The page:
Hyundai PH to comply with suspension order
Hyundai Asia Resources Inc. (Hari), the official importer and distributor of Hyundai cars in the country, will comply with a government suspension order after being accused of misrepresenting some of their imports to avoid paying higher taxes.
This is according to a letter sent by Trade and Industry Secretary Ramon Lopez to Congressman Dakila Cua, noting in the document that the company “has indicated its acceptance and willingness to comply” with the government’s decision.
In November last year, the Board of Investments (BOI) slapped a suspension order against one of the top car importers in the country for violating the motor vehicle development program (MVDP), even after the company filed a motion for reconsideration, the letter said.
In the meantime, this means HARI will not be able to avail of the incentives under the MVDP, which allows the import of car units under a significantly lower tariff rate.
“HARI has indicated its acceptance and willingness to comply with the said Board resolution in a meeting attended by, among others, relevant high-level officials from the Department of Trade (including BOI) and Finance (including the Bureau of Customs),” the letter read.
Violating the MVDP
Under the MVDP, imported knocked-down (KD) units are only charged with 1-percent tariff rate, pointing to a significant difference when compared to other rates that could go as high as 30 percent.
Sources say that the such perk was given because knocked-down (KD) units offer more job opportunities in the value chain, as opposed to semi-knocked down (SKD) units, which are essentially almost finished products except for a few components.
In Hyundai’s case, the company said it was importing SKD units of its Eon and H350 models but registered them instead as KD units, according to BOI officials who discussed the issue in a previous committee hearing in the House of Representatives late last year.
This helped the company save on costs, especially since their imports — which were sourced from India and Turkey — are charged with a 30 percent tariff. Moreover, the company violated the program because it didn’t have the required facilities.
Part of the requirements, according to executive orders 156 and 877-a, is that the company must have an assembly plant with four core processes, namely: welding, painting, trimming and quality testing/inspection.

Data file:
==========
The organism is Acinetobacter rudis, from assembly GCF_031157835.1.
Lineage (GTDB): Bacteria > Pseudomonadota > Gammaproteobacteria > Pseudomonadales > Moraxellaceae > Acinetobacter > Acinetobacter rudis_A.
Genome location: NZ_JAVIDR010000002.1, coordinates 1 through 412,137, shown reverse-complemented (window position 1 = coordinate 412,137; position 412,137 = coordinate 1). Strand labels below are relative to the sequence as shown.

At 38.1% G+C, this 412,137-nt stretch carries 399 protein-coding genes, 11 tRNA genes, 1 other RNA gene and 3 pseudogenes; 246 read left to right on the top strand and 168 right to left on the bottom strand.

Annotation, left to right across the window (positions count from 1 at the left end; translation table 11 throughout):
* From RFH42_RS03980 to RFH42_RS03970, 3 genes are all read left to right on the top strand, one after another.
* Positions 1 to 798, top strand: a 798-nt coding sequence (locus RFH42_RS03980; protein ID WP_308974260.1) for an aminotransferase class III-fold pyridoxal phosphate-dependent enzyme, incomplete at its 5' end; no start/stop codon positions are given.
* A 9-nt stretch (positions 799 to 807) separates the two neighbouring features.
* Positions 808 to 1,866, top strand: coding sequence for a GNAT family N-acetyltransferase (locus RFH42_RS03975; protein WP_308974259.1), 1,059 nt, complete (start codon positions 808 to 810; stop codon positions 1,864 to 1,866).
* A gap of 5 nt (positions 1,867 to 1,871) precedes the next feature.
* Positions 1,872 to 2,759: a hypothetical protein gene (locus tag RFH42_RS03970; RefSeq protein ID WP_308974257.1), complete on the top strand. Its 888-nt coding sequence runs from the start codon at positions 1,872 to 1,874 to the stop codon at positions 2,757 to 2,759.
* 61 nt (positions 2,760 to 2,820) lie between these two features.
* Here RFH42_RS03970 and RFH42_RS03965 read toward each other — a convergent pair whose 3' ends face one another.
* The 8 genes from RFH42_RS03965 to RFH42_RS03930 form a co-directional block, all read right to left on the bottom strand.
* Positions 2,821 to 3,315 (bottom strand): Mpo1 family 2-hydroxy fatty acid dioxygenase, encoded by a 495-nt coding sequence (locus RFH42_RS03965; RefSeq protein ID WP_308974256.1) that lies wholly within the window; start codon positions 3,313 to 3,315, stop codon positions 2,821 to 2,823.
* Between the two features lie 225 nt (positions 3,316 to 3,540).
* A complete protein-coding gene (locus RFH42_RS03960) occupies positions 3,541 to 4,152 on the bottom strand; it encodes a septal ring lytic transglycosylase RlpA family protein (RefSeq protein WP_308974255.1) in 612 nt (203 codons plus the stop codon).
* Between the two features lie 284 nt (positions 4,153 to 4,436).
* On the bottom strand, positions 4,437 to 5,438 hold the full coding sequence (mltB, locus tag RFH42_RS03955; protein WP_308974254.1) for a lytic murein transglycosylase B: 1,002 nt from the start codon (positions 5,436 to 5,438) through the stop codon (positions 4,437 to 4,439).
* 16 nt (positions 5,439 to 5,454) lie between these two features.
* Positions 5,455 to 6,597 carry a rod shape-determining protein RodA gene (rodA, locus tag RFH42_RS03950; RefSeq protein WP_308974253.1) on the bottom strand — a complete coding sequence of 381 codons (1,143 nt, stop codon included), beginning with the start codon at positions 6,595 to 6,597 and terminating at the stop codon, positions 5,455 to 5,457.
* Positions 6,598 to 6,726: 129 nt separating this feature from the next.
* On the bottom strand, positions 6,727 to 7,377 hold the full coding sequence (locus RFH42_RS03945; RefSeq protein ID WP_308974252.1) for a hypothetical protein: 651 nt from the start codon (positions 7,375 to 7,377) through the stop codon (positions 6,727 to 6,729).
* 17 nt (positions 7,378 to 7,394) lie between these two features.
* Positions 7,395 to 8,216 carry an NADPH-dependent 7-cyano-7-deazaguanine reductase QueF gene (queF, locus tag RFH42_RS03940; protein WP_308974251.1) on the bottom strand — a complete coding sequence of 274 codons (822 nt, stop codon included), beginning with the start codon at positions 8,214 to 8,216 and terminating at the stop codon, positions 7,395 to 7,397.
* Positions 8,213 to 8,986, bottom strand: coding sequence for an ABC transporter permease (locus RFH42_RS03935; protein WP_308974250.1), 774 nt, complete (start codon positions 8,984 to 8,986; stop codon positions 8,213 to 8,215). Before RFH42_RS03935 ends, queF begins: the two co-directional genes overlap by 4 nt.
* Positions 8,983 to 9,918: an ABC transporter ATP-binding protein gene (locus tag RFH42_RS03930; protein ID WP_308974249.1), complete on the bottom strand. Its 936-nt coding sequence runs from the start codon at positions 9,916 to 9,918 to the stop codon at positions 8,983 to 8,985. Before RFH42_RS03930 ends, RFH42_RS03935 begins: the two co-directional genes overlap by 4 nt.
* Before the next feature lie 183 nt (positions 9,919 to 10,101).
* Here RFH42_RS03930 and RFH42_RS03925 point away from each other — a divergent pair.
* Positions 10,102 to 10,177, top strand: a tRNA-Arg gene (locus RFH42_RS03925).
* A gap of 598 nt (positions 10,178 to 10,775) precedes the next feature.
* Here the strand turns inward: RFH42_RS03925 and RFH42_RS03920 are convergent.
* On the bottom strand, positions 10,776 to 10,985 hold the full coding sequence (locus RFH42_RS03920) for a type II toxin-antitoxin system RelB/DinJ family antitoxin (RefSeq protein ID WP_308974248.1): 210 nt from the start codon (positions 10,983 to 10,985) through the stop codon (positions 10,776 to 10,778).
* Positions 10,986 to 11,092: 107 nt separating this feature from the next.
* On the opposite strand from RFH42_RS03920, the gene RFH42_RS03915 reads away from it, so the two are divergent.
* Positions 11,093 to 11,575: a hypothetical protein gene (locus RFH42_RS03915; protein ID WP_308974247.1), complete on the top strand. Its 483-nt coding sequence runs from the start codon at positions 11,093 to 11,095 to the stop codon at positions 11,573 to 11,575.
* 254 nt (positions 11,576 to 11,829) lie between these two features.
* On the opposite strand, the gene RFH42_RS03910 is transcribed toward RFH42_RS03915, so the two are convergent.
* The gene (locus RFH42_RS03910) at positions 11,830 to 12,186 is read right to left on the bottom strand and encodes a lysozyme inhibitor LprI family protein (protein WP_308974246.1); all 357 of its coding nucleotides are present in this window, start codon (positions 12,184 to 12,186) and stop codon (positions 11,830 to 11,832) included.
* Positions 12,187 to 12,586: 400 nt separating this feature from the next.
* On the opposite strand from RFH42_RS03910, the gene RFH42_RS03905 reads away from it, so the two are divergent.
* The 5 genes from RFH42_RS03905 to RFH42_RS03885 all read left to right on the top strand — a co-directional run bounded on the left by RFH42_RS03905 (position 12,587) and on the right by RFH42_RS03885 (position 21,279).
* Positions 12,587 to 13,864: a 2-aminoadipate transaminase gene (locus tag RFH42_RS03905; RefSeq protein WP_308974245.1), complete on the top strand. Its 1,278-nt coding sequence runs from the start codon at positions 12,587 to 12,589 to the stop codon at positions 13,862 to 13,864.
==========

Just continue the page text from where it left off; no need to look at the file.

Comply or get the perk cancelled
The letter, parts of which were shared with reporters, did not specify when the letter was sent to the congressman. However, it was made public days after an inquiry in the House of Representatives regarding the case of HARI’s imports.
BOI set two requirements for Hyundai to be freed from suspension.
According to the letter, the company is required to put up assembly processes of welding and painting for both models in six months. It is also required to refund the tax and duty deferential from its imports, the price of which would be determined by Bureau of Customs (BoC).
Earlier this week, media reports said that BOC cleared HARI, noting that there was no misdeclaration of imports.
A source close to the issue questioned this, telling the Inquirer that BOC could not clear the company, which it would instead charge with violation of the MVDP. BOC is already in the process of calculating how much needs to be paid.
Prior to this, BOI has pegged the amount to be refunded to P1 billion. This, however, was based on the number of units the company applied under the program, but not necessarily the number of units that actually entered the country so far. BOC is computing the actual amount, an official said.
“Failure to comply with either compliance requirements shall result in the cancellation of the certifications of registration of Hyundai Asia Resources, Inc.’s as a participant under the Motor Vehicle Development Program,” the document read.
“For purposes of the refund, HARI shall secure a BOC certification on the full settlement thereof and submit to the Board as proof compliance,” it added.
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